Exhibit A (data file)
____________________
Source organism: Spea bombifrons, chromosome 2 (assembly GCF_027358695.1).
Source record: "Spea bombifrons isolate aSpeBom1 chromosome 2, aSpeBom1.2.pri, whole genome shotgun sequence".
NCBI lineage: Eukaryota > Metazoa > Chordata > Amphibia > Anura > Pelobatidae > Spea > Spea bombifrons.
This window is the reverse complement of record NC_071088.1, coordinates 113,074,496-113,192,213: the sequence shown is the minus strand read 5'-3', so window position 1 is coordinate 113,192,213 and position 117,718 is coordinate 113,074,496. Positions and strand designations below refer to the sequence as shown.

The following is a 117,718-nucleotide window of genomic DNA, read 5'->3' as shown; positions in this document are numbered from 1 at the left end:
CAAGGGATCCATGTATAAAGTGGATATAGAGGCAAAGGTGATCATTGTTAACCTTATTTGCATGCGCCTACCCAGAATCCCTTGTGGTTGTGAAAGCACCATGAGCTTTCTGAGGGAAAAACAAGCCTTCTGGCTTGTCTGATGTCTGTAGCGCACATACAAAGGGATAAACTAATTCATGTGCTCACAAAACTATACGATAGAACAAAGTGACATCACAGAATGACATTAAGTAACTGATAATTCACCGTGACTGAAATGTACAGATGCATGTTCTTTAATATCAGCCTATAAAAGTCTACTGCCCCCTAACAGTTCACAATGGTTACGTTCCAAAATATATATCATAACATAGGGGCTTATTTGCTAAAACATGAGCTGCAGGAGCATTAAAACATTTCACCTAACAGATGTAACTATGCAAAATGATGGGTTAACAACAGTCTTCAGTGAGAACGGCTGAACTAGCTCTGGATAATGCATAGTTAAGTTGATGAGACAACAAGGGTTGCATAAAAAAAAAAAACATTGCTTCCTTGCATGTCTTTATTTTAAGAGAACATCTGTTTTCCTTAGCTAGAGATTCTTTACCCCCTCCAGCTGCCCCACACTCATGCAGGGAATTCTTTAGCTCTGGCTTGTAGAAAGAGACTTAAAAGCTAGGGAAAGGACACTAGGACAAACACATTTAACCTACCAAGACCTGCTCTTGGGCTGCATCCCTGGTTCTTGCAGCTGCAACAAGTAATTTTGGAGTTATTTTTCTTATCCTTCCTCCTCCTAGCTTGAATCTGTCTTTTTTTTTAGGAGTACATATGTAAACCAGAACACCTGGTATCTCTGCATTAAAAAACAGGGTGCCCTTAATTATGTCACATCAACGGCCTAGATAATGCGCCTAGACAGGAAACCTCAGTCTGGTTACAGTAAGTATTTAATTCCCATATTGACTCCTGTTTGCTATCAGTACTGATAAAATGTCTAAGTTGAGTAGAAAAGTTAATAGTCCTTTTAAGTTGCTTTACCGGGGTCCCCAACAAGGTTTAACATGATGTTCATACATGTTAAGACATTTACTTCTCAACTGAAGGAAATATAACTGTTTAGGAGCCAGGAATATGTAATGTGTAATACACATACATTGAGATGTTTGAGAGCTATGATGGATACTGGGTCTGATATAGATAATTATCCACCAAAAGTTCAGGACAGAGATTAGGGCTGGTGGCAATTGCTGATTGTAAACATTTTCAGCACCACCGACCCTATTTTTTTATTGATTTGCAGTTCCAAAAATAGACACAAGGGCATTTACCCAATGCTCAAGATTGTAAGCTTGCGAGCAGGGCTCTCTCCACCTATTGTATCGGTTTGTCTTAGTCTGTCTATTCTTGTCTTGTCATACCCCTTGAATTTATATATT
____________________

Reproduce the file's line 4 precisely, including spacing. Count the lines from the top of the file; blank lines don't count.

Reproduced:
This window is the reverse complement of record NC_071088.1, coordinates 113,074,496-113,192,213: the sequence shown is the minus strand read 5'-3', so window position 1 is coordinate 113,192,213 and position 117,718 is coordinate 113,074,496. Positions and strand designations below refer to the sequence as shown.